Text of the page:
Shape and Parts of a Drum Set - Correct Posture for Drums Playing

Shape and tuning

The drum set is a large instrument that consists of multiple drums and cymbals. It is commonly used by professional drummers who incorporate dozens of drums and cymbals into their compositions. The drums of a drum set are typically made of wood, although metal and acrylic drums are also available. Wood is the most commonly used and traditional material, and high-quality drums, especially the expensive ones, are built with strict quality control. Each part of the drum set is carefully matched to ensure that the drums produce a harmonious sound when played together.

Cymbals have a predefined sound that cannot be altered. On the other hand, each drum of the drum set can have one or two drumheads, with one on each end. The drumhead is the part of the drum that we strike with the tip of the drumstick. It is tightly fitted around the edge of the wooden drum body. The tension of the drumhead is achieved by adjusting each lug using a tuning key. Lugs are the metal pieces that hold the drumhead in place. As the drums have larger diameters, more lugs are used to ensure even tension distribution.

Tuning a double-headed drum is slightly more challenging than tuning a single-headed one, but the concept remains the same. The goal is to achieve consistent tension across the drumhead for all the lugs. To do this, you can press the center of the drumhead with the index finger of one hand and strike the drumhead with a drumstick in the middle between the center and each lug. The lugs are adjusted in pairs facing each other. If the tension is correctly distributed, all strikes on the drumhead should sound the same. The musician or producer can then decide the exact pitch they desire for each drum. Depending on the diameter of the drum, each one can be tuned to a range of notes, allowing the drum set to occupy a specific position in the frequency spectrum of the songs.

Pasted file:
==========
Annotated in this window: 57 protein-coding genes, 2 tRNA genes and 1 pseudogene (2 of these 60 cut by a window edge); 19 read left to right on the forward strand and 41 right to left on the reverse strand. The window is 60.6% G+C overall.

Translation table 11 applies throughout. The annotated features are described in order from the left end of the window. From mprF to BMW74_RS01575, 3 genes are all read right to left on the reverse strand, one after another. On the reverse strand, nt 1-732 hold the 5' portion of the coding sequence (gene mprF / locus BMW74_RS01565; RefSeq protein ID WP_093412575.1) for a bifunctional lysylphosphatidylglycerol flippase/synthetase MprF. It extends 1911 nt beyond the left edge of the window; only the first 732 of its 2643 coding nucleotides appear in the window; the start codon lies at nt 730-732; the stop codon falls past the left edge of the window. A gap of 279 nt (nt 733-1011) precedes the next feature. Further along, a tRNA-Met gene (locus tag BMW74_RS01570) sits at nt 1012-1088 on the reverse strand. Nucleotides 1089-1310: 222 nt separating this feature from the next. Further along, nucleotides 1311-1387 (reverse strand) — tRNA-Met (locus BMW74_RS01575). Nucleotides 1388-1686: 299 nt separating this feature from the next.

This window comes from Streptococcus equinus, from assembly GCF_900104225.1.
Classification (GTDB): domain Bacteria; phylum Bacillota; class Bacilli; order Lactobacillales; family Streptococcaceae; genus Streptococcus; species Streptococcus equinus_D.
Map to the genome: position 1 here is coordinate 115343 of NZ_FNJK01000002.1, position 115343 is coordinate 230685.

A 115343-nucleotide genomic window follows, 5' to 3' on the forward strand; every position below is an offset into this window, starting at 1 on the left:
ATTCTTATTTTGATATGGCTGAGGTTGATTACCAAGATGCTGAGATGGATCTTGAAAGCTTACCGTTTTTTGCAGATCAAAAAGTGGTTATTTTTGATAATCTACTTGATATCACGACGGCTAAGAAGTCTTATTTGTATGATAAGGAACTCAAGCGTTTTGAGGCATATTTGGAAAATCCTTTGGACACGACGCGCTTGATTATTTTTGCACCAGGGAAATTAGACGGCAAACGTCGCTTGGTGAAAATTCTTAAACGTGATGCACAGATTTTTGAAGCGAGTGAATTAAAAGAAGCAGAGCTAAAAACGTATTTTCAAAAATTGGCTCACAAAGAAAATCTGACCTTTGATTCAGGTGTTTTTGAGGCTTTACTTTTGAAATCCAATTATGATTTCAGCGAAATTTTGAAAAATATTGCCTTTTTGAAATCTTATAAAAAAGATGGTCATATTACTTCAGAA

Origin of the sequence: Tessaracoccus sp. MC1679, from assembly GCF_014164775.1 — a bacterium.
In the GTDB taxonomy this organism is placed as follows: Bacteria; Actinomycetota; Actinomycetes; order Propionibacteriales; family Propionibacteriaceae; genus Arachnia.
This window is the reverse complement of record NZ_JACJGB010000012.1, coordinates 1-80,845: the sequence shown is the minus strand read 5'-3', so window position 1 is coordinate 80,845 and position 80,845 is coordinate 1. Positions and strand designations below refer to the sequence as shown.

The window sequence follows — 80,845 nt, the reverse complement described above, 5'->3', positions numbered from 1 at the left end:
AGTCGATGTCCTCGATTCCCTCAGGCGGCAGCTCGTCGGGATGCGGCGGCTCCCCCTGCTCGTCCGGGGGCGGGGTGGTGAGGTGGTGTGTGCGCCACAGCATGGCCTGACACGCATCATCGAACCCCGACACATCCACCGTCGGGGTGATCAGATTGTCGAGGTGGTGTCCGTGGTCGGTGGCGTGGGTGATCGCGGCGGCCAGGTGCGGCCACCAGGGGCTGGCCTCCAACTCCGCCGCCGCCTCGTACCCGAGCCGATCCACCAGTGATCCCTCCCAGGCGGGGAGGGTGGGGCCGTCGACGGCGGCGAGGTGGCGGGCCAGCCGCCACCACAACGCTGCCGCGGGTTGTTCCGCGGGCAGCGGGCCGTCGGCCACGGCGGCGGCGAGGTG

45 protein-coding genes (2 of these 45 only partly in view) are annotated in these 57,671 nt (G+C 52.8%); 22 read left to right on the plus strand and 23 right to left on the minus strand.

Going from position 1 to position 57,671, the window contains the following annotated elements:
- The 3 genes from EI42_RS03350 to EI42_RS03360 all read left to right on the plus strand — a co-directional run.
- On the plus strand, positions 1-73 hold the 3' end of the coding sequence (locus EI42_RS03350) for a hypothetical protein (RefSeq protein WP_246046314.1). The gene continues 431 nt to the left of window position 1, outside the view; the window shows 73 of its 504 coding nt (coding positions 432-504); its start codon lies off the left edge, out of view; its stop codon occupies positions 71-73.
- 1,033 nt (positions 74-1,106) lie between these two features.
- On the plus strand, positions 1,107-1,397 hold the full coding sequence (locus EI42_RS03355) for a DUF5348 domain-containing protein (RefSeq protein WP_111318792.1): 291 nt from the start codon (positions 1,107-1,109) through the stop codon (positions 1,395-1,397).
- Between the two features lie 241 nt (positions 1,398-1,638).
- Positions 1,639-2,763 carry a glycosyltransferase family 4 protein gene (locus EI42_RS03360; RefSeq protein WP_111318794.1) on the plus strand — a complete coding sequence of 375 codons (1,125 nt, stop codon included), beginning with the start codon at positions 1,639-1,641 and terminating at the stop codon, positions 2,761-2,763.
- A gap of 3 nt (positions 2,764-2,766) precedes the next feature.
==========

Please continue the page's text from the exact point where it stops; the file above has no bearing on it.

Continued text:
Tuning the drumheads


Now let's discuss the correct posture for playing the drums. While the posture can be subjective, there are some recommendations that have proven beneficial for most drummers. Imagine there's a barrel or large container in front of you, forcing you to slightly open your elbows. This positioning ensures that the strikes you make with the tip of the drumsticks will be on the opposite side of the barrel. This neutral posture allows you to play for extended periods without tiring your arms.

Moving on to the positioning of your legs, they should form an angle between 90 and 95 degrees, with your thighs parallel to the floor. To operate the hi-hat and bass drum pedals, use the tips of your feet, placing them as far forward as possible. Keep your heels off the ground. This foot position, particularly for the bass drum, enables you to utilize a technique called "heel-toe," which allows you to play fast patterns with your foot. Similarly, just as the three fingers in your hand follow the rebound of the drumstick on the drumhead for demanding rudiments, the heel-toe technique allows you to add multiple consecutive strikes in a single foot movement.

Legs and arms position, heel-toe technique

Quick quizz: How are very light/soft drumstick strokes called?
Soft strokes are called `ghost notes`

Self assesment
Did I practice more than 15 minutes per day?
Did I wait for at least 2 days before jumping into the next lesson?